Is a Mentor Relationship Right for Your Next Gen Leader?

A key to any professional development plan is to designate a mentor to assist the successor candidate. The mentor serves as a coach and helps ensure the successor stays on course toward the designated goals. Typically, the mentor serves as a confidant and sounding board for the successor, providing insight and direction when needed. The mentor generally should not dictate the successor’s course of action. Instead, the mentor should facilitate the learning process and help the candidate learn to navigate the roles and responsibilities of a leadership position in the operation.

The mentor should be truly interested in seeing the candidate succeed. Accordingly, it should not be someone who is threatened or adversely impacted by the candidate’s success. The mentor should also be someone with whom the candidate is comfortable sharing his or her concerns or weaknesses. This generally eliminates bosses or someone responsible for supervising the candidate from serving as mentor. Taking these factors into consideration, there are several likely candidates for the next gen’s mentor. You may consider the following potential mentors:

Owner/Parent

Due to their family relationship and knowledge of the business, the owner/parent often expects to be the successor’s mentor. Although they should be used as a source of knowledge and experience for the successor, they are often not the best choice to serve as the successor’s mentor. First, the parent/child relationship may inhibit the successor from asking questions for fear of looking weak or inferior in the parent’s eyes. Second, it is usually important for the successor to develop skills that complement (as opposed to mirror) the owner’s skills. This is not likely to occur if the owner is the successor’s mentor. It is also important for the successor to learn how to operate the business without the owner’s assistance. This may be difficult if the owner is providing advice and counsel in a mentor’s role. Accordingly, owners generally should be discouraged from serving as their child’s mentor.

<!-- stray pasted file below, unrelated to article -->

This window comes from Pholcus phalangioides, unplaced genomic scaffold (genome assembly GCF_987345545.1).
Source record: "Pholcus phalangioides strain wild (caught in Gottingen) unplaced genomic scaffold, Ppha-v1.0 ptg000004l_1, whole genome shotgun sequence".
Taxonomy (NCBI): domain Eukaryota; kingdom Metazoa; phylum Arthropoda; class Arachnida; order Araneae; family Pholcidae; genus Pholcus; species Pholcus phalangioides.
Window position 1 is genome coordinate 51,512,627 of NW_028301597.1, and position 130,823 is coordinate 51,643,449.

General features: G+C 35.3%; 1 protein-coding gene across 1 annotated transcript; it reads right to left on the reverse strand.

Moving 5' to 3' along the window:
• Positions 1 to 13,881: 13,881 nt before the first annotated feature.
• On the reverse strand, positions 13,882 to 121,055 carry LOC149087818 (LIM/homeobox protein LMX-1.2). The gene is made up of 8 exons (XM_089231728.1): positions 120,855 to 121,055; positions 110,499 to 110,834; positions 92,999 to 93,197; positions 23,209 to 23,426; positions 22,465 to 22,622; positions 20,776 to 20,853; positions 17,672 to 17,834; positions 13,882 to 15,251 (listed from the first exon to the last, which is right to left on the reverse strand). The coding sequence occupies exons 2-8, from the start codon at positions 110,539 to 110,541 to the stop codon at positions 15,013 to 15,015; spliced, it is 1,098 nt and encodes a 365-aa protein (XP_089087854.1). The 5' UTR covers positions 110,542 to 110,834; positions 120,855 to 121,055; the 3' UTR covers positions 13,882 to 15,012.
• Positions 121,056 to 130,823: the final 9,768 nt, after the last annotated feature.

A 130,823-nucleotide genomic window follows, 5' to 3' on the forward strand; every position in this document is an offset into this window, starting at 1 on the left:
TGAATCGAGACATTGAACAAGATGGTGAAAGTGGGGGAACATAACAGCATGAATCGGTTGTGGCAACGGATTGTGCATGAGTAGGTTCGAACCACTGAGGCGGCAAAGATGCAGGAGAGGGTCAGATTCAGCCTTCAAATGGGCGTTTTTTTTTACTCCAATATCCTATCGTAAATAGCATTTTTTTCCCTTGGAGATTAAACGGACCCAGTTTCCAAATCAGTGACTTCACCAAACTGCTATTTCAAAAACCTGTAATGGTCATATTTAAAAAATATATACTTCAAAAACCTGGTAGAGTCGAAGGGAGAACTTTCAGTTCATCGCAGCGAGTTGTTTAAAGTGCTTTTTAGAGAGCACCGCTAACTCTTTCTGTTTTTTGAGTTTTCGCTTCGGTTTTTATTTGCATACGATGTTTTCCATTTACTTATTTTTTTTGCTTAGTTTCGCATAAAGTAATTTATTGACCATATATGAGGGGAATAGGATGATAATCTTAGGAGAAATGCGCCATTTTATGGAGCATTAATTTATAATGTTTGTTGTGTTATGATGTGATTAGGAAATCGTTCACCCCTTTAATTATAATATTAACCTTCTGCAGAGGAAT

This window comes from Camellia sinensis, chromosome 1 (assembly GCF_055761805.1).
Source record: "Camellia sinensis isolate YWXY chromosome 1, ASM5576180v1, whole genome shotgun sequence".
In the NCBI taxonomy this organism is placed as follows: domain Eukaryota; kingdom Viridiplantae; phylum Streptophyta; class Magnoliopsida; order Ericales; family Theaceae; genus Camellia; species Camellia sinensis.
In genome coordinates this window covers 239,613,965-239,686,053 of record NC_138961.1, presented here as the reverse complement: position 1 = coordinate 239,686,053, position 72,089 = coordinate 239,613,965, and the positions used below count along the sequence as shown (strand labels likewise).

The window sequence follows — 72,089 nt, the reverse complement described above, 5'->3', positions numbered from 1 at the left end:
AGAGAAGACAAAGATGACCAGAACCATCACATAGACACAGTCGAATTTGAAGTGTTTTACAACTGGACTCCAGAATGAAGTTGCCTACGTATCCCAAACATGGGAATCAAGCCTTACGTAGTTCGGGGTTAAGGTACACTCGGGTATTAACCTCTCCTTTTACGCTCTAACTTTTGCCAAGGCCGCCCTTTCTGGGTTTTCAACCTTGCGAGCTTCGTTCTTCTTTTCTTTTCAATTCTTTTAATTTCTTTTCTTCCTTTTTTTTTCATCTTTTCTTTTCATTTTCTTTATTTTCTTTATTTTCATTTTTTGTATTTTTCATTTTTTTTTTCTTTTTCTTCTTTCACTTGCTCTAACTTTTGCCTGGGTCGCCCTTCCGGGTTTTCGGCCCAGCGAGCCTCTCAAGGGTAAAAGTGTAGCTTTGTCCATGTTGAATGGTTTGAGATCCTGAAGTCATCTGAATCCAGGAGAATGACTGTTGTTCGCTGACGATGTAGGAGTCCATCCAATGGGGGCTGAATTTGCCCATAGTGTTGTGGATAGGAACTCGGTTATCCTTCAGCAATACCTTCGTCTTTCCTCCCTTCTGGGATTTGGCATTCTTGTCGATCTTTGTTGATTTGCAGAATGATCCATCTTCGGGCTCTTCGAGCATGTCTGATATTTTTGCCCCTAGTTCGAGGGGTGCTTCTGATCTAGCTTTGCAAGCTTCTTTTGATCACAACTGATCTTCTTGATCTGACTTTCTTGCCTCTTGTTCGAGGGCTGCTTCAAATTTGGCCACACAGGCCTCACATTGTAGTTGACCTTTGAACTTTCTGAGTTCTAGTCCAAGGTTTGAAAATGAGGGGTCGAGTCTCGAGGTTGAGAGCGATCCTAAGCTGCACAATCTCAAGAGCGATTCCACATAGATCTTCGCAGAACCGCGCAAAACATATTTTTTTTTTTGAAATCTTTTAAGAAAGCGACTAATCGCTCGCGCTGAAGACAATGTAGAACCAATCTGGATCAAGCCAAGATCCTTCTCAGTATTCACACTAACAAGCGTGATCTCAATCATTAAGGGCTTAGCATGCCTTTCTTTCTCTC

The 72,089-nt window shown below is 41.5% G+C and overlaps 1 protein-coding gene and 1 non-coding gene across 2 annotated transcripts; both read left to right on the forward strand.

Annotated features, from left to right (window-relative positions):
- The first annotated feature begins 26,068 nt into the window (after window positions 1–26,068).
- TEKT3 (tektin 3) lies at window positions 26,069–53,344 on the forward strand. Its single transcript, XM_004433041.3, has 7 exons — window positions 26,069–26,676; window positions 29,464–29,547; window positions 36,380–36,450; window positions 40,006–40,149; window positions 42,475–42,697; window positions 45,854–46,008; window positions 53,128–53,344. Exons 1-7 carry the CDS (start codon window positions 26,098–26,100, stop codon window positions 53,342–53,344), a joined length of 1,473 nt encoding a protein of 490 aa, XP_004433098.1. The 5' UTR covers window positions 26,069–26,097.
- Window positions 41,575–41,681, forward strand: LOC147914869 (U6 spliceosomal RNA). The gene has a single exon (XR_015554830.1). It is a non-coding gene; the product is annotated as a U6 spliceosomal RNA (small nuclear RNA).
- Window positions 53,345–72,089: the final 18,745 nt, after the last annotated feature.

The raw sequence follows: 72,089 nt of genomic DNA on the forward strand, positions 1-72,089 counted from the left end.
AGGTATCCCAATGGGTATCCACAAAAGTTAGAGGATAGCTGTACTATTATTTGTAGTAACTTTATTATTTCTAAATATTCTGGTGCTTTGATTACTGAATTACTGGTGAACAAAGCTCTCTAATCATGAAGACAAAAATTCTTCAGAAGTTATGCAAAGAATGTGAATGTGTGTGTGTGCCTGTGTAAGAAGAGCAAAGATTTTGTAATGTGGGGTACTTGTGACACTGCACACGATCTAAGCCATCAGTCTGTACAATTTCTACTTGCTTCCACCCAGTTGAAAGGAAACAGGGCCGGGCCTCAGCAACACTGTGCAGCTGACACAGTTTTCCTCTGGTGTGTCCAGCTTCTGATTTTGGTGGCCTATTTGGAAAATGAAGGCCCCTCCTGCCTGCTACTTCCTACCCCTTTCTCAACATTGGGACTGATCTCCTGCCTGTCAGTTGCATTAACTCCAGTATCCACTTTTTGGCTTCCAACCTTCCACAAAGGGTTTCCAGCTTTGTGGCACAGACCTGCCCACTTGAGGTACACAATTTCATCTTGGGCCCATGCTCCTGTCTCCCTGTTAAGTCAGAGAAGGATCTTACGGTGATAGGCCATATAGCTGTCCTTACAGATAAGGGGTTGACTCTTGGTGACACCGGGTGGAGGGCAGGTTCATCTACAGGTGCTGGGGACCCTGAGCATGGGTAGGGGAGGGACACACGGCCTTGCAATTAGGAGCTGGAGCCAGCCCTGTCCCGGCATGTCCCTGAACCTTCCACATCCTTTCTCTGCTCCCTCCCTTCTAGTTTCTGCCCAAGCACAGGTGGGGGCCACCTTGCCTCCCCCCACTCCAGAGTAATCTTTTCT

Key Employee

A key employee may be a logical choice to serve as mentor as long as he or she is not threatened by or competing with the successor. A key employee’s knowledge of the business can be invaluable when providing advice and direction to the successor. Unfortunately, there are drawbacks to using a key employee as the successor’s mentor. For one, the successor may be reluctant to be totally open with the key employee due to the key employee’s real or apparent loyalty to the parent. The successor may fear the key employee will relay his or her weaknesses to the owner. In addition, key employees may lack the experience of running a company. This may make it difficult to convey the leadership skills needed by someone who will take over the business operations. Despite these inherent limitations, many key employees serve as effective mentors for potential successors.

Outside Director, Professional Advisor, or Business Coach

An outside director, professional advisor, or business coach is often a good choice to serve as a successor’s mentor. Lack of direct ties to the company usually eliminates any potential for family or business conflict and helps encourage the successor to draw on the mentor’s expertise and counsel. In addition, as a respected business leader, he or she possesses a wealth of knowledge that can benefit a potential successor. An outside director, professional advisor, or business coach’s experiences may be very different from the owner’s and help the successor to develop complementary skills. Also, an outside director, professional advisor, or business coach will typically have a wide range of contacts to call upon if an issue arises that is beyond their expertise. Thus, directors, advisors, or coaches may be the best mentors for a successor.